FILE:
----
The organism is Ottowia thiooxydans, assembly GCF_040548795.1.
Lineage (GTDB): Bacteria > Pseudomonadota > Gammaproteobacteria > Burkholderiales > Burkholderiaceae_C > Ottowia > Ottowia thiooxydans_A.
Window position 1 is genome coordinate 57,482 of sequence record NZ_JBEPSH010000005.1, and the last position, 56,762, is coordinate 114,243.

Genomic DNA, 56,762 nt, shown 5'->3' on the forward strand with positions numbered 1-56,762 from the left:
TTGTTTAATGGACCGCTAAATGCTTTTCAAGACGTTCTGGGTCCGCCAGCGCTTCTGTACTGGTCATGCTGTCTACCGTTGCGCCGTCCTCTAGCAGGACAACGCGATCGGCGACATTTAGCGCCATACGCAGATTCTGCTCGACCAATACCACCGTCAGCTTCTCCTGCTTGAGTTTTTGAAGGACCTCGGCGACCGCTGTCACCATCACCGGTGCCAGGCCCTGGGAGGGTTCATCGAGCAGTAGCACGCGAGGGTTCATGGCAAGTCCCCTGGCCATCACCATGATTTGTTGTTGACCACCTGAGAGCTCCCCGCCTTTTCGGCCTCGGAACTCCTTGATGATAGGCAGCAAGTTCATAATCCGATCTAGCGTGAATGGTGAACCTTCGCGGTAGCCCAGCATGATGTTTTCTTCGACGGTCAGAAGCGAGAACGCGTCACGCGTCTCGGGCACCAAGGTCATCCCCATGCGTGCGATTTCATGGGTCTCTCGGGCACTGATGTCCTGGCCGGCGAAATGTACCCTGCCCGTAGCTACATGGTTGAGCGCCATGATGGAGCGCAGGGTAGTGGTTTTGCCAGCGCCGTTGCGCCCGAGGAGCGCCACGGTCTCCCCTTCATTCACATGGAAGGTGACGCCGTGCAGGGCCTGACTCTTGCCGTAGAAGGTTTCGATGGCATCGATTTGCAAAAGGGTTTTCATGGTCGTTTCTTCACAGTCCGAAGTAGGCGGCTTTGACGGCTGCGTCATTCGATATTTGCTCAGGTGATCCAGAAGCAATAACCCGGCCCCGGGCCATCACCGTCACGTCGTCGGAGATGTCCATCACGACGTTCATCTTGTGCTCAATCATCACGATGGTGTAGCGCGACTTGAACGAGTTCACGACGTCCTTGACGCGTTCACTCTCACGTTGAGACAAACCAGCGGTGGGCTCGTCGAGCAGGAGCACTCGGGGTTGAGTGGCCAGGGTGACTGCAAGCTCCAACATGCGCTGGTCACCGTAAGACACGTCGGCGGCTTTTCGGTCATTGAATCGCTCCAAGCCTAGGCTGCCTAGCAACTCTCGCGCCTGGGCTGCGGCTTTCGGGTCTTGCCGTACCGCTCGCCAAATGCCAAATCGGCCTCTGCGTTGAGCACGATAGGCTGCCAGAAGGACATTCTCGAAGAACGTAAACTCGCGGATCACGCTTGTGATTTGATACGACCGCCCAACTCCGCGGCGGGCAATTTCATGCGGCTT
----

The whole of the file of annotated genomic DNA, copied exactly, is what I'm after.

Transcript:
The organism is Ottowia thiooxydans, assembly GCF_040548795.1.
Lineage (GTDB): Bacteria > Pseudomonadota > Gammaproteobacteria > Burkholderiales > Burkholderiaceae_C > Ottowia > Ottowia thiooxydans_A.
Window position 1 is genome coordinate 57,482 of sequence record NZ_JBEPSH010000005.1, and the last position, 56,762, is coordinate 114,243.

Genomic DNA, 56,762 nt, shown 5'->3' on the forward strand with positions numbered 1-56,762 from the left:
TTGTTTAATGGACCGCTAAATGCTTTTCAAGACGTTCTGGGTCCGCCAGCGCTTCTGTACTGGTCATGCTGTCTACCGTTGCGCCGTCCTCTAGCAGGACAACGCGATCGGCGACATTTAGCGCCATACGCAGATTCTGCTCGACCAATACCACCGTCAGCTTCTCCTGCTTGAGTTTTTGAAGGACCTCGGCGACCGCTGTCACCATCACCGGTGCCAGGCCCTGGGAGGGTTCATCGAGCAGTAGCACGCGAGGGTTCATGGCAAGTCCCCTGGCCATCACCATGATTTGTTGTTGACCACCTGAGAGCTCCCCGCCTTTTCGGCCTCGGAACTCCTTGATGATAGGCAGCAAGTTCATAATCCGATCTAGCGTGAATGGTGAACCTTCGCGGTAGCCCAGCATGATGTTTTCTTCGACGGTCAGAAGCGAGAACGCGTCACGCGTCTCGGGCACCAAGGTCATCCCCATGCGTGCGATTTCATGGGTCTCTCGGGCACTGATGTCCTGGCCGGCGAAATGTACCCTGCCCGTAGCTACATGGTTGAGCGCCATGATGGAGCGCAGGGTAGTGGTTTTGCCAGCGCCGTTGCGCCCGAGGAGCGCCACGGTCTCCCCTTCATTCACATGGAAGGTGACGCCGTGCAGGGCCTGACTCTTGCCGTAGAAGGTTTCGATGGCATCGATTTGCAAAAGGGTTTTCATGGTCGTTTCTTCACAGTCCGAAGTAGGCGGCTTTGACGGCTGCGTCATTCGATATTTGCTCAGGTGATCCAGAAGCAATAACCCGGCCCCGGGCCATCACCGTCACGTCGTCGGAGATGTCCATCACGACGTTCATCTTGTGCTCAATCATCACGATGGTGTAGCGCGACTTGAACGAGTTCACGACGTCCTTGACGCGTTCACTCTCACGTTGAGACAAACCAGCGGTGGGCTCGTCGAGCAGGAGCACTCGGGGTTGAGTGGCCAGGGTGACTGCAAGCTCCAACATGCGCTGGTCACCGTAAGACACGTCGGCGGCTTTTCGGTCATTGAATCGCTCCAAGCCTAGGCTGCCTAGCAACTCTCGCGCCTGGGCTGCGGCTTTCGGGTCTTGCCGTACCGCTCGCCAAATGCCAAATCGGCCTCTGCGTTGAGCACGATAGGCTGCCAGAAGGACATTCTCGAAGAACGTAAACTCGCGGATCACGCTTGTGATTTGATACGACCGCCCAACTCCGCGGCGGGCAATTTCATGCGGCTT